Salwan Momika protests outside a mosque in Stockholm on June 28, 2023, during the holiday of Eid al-Adha. Momika, 37, who fled Iraq for Sweden several years ago, got permission from Swedish police to burn the Muslim holy book during the demonstration. (Photo by Jonathan NACKSTRAND/AFP)
(CNN) -- Protesters tried to enter the Swedish embassy in Baghdad, Iraq's capital, on Thursday after the burning of the Koran in Sweden, videos show.
The protests were ordered by powerful Iraqi Shiite cleric Muqtada al-Sadr, who also called for the expulsion of the Swedish ambassador in Baghdad.
Videos circulating on social media show some protesters in Iraq climbing a wall barricaded outside the Swedish embassy in Baghdad.
It is unclear how far the protesters went, but videos posted on social media show people waving flags and images of Muqtada al-Sadr surrounding what appears to be the embassy's exterior entrance.
CNN reached out to the Swedish embassy for comment.
- Sweden approves protest in which the Koran will be burned in front of a mosque
Al-Sadr, who called for the protest, demanded that authorities withdraw the Iraqi nationality of Salwan Momika, the organizer of Sweden's Quran desecration protest, who emigrated to Sweden five years ago from Iraq and has Swedish citizenship.
"If freedom of expression is guaranteed in Iraq and in the world, then believers have to express their opinion on the burning of the holy books... through massive and angry protests against the Swedish embassy in Iraq," al-Sadr said.
In early January this year, Iraqi protesters clashed with security forces outside the Swedish embassy over another Quran-burning incident in Stockholm.
The events come a day after the Swedish government enabled a protest to burn the Koran in front of a mosque in central Stockholm. The burning of the holy book coincided with the Muslim holiday of Eid-al-Adha, one of the most significant in the Islamic calendar.
Salwan Momika protests outside a mosque in Stockholm on June 28, 2023. (Credit: JONATHAN NACKSTRAND/AFP via Getty Images)
A single person took part in the planned burning of the Koran in the Swedish capital and images of the event show he was the only person apart from his translator at the demonstration, which coincided with the Muslim holiday of Eid-al-Adha.
The decision to allow the protest was made in accordance with the right to freedom of expression, Swedish police said, adding that the demonstration did not pose an immediate security risk.
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Turkey on Wednesday condemned the decision to approve the demonstration outside a Stockholm mosque.
Turkey's foreign minister condemned the protest on Wednesday, calling it an "heinous act."
"It is unacceptable to allow these anti-Islamic actions under the pretext of freedom of expression. To turn a blind eye to such heinous acts is to be complicit in them," Hakan Fidan said in a statement.
The Turkish government's communications director, Fahrettin Altun, added in a tweet: "We are fed up with allowing Islamophobia and the continuous cases of hatred of our religion by the European authorities, especially in Sweden."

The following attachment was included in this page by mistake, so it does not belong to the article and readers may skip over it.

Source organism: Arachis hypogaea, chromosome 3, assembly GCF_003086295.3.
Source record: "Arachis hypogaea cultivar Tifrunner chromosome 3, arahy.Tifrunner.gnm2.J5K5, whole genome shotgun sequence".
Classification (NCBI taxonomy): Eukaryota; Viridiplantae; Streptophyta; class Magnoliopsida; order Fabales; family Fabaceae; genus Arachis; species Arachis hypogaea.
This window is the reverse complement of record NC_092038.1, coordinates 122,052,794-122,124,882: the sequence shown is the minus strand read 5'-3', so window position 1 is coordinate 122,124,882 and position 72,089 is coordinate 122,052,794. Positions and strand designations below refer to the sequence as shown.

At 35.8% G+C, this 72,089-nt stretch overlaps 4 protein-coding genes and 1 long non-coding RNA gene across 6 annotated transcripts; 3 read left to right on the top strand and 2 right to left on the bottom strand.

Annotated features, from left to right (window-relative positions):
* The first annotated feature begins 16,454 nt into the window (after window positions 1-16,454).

The decision to allow such an incendiary protest may threaten Sweden's chances of joining NATO, over Turkey's objections.
"Those who seek to become our allies in NATO cannot tolerate or allow destructive behavior by Islamophobic and xenophobic terrorists."
NATO officials are in a race against time to avoid the embarrassment of seeing the alliance fail to meet its own stated goal of admitting Sweden into the alliance by July 11, the date of its next official summit in the Lithuanian capital, Vilnius. Officials fear that missing this deadline will send a humiliating and potentially dangerous message to the alliance's adversaries.
"Freedom of expression weighs more," police said
Protester Salwan Momika, who spoke by phone to CNN early Wednesday, said he arrived in Sweden five years ago from Iraq and has Swedish nationality. He told CNN he identifies as an atheist.
Momika claimed he made this demonstration after three months of legal battles in the courts.
Salwan Momika protests in front of a mosque in Stockholm on June 28, 2023. (Credit: JONATHAN NACKSTRAND/AFP via Getty Images)
"This book should be banned worldwide because of the danger it poses to democracy, ethics, human values, human rights and women's rights. It just doesn't work in these times," he said.
A police permit obtained by CNN states that "the security risks and consequences related to the burning of a Quran are not of such a nature that, under current law, they can be the basis of a decision to refuse a request for a general assembly."
The permit for the demonstration says the burning of Korans "poses an increased risk of terrorist attack" and "may also have consequences for foreign policy."
However, it added that for "security concerns to underlie a decision to deny a general assembly, they must have a clear connection to the planned assembly or its immediate environment."
Authorities granted permission for the assembly under certain conditions, including a fire ban in place in Stockholm since June 12, which "applies until further notice."
Speaking by phone to CNN, Stockholm police spokeswoman Helena Bostrom Thomas said police had informed the applicant to become aware of those restrictions, but added that "freedom of expression outweighs whether it acts against the restrictions of the fire ban."
-- CNN's Luke McGee, Alex Hardie, Duarte Mendonca and Li-Lian Ahlskog Hou contributed to the briefing.